First I cut a ‘kernel’ of 19mm length for the hammock from a 0.063” Syren rope. Both ends of the kernel were hardened with CA glue. The kernel serves two purposes: It helps to reproducibly determine the length of the hammock, and it prevents the hammock from ‘collapsing’ and flattening out when it is folded back to its final U-shape. The kernel was glued to the top end of a 30mm x 30mm eggshell colored Polyester fabric piece. I chose Polyester because of its super fine texture (which unfortunately was still too coarse to be used for the hammocks) and its high flexibility. This piece of fabric was roughly cut to the width of the kernel, wrapped around the kernel, the roll secured with CA glue, and both ends of the roll cut back precisely to the CA hardened kernel ends (img 1). To diminish the fabric texture I glued this roll to the top of a 30mm x 40mm (width x length) piece of very thin silkspan, wrapped the silkspan around the fabric roll, and secured both ends with 2 metal clips (img 2). These metal clips were then mounted in 2 vices and the hammock roll thoroughly soaked with water. Contrary to regular paper silkspan can be nicely processed when wet and it turns pretty translucent, which again allows to see the fabric roll and with that to have a reproducible measure for the length of the final hammock (img 3). The hammock was then formed by tying 7 double overhand knots (2 at the ends and five at equidistant intervals) using an eggshell colored 100wt silk thread, securing the ends of the roll with CA, cutting them to their final shape, folding the finished hammock in the middle to it its U-shape, and gluing both halves together with CA (img 4). Img 5 shows all the material needed to build enough hammocks to fill the first rack. Once all hammocks for one rack were made they needed to be arranged in the rack for the best overall impression. At that point the silkspan surface still showed a lot of individual fibers, which gave an undesirable ‘hairy’ impression. To change this into a smooth surface and to fix the whole arrangement in place all hammocks received a final treatment with a thin solution of white glue. The result is shown in images 6 – 10.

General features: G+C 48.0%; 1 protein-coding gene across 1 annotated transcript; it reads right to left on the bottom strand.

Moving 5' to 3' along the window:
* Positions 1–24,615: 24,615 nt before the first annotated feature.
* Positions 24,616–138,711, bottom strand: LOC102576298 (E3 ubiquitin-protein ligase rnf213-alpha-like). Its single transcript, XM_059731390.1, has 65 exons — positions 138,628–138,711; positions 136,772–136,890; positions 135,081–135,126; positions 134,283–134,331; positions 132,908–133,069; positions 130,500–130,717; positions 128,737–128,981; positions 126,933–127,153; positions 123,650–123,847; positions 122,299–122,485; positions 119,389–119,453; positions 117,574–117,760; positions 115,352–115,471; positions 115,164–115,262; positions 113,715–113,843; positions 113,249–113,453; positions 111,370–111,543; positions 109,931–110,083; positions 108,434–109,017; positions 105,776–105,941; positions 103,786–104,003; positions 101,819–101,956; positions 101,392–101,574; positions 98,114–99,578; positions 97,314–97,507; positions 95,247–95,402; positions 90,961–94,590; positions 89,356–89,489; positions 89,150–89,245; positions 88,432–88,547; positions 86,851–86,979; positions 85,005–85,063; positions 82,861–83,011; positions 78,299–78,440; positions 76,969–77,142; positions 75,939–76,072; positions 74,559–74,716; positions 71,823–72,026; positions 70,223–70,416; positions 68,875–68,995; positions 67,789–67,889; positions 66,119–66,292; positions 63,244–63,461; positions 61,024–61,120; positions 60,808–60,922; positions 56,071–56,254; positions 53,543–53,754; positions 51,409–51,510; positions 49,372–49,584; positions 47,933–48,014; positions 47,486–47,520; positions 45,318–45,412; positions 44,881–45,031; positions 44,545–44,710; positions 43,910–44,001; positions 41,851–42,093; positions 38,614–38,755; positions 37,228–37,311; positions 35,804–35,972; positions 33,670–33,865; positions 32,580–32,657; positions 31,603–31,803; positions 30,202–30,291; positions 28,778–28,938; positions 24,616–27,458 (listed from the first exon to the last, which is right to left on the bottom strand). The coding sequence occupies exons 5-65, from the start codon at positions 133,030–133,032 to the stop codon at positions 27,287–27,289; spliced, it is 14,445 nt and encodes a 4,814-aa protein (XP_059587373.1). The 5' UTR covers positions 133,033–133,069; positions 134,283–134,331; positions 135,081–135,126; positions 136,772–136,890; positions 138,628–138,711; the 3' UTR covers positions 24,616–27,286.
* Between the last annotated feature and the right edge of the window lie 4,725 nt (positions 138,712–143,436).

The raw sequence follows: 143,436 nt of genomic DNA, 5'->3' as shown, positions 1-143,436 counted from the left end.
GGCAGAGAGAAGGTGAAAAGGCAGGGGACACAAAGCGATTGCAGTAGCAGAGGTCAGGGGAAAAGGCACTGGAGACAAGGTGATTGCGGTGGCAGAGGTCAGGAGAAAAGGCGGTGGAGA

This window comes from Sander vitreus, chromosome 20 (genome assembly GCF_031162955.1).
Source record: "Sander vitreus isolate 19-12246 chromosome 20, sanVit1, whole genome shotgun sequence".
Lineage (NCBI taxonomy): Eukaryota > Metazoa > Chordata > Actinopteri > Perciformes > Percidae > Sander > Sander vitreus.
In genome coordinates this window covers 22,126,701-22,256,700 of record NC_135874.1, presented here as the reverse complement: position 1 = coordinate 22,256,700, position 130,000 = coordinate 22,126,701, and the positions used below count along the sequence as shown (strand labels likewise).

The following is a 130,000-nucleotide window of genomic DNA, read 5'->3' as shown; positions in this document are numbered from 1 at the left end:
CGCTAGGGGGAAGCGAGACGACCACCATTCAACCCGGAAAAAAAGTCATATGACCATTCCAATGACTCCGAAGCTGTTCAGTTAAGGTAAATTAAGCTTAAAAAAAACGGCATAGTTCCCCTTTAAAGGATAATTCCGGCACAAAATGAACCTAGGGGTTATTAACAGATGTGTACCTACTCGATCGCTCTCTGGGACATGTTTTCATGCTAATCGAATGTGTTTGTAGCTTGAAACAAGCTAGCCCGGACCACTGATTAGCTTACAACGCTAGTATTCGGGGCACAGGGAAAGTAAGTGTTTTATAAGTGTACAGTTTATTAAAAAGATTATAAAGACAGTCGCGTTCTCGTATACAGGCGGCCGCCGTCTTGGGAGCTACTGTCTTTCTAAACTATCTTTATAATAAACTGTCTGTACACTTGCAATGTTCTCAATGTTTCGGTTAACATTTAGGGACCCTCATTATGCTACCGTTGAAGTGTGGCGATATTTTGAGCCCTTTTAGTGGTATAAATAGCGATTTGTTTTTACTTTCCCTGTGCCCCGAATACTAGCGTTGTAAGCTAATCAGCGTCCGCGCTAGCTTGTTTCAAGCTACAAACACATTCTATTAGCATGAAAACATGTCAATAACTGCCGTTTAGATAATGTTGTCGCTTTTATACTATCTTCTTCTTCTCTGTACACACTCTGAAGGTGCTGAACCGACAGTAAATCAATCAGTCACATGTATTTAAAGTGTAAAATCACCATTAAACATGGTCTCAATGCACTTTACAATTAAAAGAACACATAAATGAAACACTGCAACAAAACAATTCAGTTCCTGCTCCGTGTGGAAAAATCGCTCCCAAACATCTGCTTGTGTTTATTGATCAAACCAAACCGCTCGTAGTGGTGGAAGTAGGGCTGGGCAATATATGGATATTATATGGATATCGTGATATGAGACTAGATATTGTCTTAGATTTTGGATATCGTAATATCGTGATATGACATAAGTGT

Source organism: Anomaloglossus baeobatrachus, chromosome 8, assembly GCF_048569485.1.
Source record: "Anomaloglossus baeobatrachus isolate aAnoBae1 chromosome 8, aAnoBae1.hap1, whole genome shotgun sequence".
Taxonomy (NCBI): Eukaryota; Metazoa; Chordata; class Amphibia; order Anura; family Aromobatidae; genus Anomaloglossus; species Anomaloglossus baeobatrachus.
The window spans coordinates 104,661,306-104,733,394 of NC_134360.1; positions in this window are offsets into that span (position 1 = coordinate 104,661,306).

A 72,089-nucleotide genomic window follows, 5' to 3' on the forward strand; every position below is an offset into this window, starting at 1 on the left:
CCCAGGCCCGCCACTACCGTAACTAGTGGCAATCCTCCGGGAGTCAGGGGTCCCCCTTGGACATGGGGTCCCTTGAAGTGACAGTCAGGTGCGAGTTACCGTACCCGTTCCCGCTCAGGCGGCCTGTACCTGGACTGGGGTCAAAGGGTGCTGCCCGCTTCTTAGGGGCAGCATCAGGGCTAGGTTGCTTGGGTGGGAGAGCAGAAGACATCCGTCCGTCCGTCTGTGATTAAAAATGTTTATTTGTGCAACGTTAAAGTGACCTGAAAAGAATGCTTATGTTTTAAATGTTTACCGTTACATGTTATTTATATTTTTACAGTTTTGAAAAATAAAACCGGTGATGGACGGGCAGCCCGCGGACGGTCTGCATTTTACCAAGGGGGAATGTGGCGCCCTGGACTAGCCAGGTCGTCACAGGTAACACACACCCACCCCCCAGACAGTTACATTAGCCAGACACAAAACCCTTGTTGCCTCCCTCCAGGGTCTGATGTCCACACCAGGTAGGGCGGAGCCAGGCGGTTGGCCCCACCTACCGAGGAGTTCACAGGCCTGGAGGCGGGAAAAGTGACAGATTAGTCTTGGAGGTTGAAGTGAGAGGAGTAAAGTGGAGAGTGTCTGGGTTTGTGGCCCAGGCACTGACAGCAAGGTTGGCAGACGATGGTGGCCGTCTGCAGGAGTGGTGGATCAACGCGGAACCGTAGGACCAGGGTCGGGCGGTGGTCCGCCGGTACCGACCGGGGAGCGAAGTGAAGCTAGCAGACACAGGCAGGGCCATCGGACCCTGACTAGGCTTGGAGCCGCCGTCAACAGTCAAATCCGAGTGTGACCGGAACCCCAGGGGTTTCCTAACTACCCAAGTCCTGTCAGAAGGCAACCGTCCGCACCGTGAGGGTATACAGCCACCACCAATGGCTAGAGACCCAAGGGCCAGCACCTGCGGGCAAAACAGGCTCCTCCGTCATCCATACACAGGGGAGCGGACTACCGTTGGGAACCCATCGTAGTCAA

Thomas